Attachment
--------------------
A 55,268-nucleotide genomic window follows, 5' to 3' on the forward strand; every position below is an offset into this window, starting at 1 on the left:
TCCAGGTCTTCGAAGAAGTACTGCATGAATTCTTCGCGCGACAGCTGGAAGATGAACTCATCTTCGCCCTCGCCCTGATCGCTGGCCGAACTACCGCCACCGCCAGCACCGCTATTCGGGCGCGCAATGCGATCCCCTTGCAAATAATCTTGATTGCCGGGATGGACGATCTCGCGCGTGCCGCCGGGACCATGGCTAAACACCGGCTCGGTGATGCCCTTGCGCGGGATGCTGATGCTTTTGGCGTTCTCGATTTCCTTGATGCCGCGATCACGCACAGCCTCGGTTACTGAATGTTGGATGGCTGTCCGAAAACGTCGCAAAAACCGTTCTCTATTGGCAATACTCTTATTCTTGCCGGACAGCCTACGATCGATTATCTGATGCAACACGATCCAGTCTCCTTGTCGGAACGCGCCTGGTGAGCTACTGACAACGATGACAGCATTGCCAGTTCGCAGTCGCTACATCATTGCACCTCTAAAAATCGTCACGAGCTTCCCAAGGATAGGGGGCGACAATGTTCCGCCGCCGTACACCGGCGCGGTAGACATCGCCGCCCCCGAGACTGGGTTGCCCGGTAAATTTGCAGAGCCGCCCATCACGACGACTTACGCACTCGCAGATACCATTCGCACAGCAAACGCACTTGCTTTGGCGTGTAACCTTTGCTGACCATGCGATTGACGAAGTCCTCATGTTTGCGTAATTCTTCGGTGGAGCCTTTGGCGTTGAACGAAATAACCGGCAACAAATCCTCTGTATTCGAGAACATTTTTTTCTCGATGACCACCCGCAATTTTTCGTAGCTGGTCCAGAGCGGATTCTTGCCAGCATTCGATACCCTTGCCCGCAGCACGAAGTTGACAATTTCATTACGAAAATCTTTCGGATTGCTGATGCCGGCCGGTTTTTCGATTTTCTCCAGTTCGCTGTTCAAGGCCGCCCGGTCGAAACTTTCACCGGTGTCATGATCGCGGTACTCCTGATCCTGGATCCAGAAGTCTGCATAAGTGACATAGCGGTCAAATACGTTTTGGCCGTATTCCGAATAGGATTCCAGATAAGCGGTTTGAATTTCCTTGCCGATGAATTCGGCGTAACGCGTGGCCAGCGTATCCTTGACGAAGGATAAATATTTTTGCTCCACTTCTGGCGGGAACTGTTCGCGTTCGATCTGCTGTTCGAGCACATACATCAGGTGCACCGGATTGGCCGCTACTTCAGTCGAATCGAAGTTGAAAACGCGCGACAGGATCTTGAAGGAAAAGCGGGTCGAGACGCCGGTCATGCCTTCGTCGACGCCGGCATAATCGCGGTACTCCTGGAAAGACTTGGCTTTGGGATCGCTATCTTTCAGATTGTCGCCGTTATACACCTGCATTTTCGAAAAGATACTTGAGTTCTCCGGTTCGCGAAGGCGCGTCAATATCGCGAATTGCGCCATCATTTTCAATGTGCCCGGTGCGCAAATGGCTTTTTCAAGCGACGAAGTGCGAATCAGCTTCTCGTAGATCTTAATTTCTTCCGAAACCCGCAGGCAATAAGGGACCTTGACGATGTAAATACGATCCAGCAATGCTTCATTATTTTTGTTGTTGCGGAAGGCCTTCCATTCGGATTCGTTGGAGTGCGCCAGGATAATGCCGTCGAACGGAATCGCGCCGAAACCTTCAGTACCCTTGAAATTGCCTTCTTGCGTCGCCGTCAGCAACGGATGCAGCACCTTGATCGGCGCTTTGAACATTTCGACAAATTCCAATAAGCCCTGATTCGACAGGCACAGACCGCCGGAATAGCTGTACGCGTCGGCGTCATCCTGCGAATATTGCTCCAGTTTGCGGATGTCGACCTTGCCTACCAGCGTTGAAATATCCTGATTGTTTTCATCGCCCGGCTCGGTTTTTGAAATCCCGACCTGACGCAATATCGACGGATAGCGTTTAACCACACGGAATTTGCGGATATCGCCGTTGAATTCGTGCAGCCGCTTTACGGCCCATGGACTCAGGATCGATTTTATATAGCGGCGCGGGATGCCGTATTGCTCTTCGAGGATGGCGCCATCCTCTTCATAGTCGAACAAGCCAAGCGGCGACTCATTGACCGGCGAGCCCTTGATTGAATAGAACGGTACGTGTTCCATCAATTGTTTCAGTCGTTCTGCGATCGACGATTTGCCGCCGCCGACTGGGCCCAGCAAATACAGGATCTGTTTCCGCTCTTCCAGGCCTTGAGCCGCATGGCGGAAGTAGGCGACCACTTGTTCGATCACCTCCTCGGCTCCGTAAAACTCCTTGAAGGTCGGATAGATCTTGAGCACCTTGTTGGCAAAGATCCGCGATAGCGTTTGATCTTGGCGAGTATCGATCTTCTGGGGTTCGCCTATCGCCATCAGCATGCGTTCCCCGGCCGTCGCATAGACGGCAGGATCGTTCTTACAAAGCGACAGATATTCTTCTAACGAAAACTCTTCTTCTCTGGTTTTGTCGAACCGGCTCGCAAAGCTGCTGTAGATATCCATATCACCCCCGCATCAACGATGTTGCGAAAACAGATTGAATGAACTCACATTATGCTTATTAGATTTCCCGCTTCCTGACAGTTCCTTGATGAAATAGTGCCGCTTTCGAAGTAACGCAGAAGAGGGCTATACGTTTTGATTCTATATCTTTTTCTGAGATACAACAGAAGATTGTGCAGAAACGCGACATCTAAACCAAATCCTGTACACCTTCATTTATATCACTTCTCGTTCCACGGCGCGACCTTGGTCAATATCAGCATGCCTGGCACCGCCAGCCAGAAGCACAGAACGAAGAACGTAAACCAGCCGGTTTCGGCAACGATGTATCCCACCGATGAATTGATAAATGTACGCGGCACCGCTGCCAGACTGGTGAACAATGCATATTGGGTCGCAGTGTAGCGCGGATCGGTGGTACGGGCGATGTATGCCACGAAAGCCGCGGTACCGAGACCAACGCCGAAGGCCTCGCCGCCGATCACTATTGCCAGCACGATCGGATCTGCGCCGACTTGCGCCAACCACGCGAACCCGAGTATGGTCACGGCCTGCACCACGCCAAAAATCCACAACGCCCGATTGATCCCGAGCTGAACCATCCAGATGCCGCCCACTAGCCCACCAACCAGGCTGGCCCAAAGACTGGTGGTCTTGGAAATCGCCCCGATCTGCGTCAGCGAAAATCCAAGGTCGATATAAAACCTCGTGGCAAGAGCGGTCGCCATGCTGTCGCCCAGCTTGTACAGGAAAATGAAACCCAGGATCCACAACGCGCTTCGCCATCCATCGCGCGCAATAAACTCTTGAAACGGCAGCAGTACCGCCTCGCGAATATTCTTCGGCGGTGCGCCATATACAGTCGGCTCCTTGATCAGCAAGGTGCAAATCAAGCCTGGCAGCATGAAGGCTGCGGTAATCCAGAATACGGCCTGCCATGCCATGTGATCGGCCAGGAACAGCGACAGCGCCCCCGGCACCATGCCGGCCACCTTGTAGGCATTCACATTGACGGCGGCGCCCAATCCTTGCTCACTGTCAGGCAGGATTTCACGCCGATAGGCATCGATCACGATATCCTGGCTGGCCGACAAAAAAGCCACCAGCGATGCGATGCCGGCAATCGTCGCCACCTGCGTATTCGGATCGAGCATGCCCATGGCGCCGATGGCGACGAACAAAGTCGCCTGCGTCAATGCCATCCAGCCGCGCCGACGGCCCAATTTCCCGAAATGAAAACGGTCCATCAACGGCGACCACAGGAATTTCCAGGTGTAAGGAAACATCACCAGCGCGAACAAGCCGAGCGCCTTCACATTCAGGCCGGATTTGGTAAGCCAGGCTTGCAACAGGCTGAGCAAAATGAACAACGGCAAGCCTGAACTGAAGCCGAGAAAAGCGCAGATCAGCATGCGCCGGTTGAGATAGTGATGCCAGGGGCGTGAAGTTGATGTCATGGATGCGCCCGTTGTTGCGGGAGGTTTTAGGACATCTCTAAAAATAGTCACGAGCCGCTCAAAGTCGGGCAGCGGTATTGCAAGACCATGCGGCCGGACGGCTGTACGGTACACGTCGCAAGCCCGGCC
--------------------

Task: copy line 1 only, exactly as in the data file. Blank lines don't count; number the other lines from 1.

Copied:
A 55,268-nucleotide genomic window follows, 5' to 3' on the forward strand; every position below is an offset into this window, starting at 1 on the left: